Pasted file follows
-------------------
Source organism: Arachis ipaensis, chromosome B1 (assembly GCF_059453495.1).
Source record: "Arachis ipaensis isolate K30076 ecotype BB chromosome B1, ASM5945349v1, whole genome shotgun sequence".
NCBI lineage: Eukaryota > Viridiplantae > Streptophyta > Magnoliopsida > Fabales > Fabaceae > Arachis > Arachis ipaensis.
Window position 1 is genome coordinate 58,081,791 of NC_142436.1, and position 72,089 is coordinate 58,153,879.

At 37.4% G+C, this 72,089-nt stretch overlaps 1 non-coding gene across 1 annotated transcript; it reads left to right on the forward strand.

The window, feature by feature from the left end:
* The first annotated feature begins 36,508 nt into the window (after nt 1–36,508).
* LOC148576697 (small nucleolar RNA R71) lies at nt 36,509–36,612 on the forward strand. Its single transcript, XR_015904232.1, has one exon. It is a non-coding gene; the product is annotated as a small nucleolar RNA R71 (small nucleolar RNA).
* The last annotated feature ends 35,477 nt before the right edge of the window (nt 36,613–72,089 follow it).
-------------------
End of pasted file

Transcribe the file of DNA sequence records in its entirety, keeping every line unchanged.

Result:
Source organism: Arachis ipaensis, chromosome B1 (assembly GCF_059453495.1).
Source record: "Arachis ipaensis isolate K30076 ecotype BB chromosome B1, ASM5945349v1, whole genome shotgun sequence".
NCBI lineage: Eukaryota > Viridiplantae > Streptophyta > Magnoliopsida > Fabales > Fabaceae > Arachis > Arachis ipaensis.
Window position 1 is genome coordinate 58,081,791 of NC_142436.1, and position 72,089 is coordinate 58,153,879.

At 37.4% G+C, this 72,089-nt stretch overlaps 1 non-coding gene across 1 annotated transcript; it reads left to right on the forward strand.

The window, feature by feature from the left end:
* The first annotated feature begins 36,508 nt into the window (after nt 1–36,508).
* LOC148576697 (small nucleolar RNA R71) lies at nt 36,509–36,612 on the forward strand. Its single transcript, XR_015904232.1, has one exon. It is a non-coding gene; the product is annotated as a small nucleolar RNA R71 (small nucleolar RNA).
* The last annotated feature ends 35,477 nt before the right edge of the window (nt 36,613–72,089 follow it).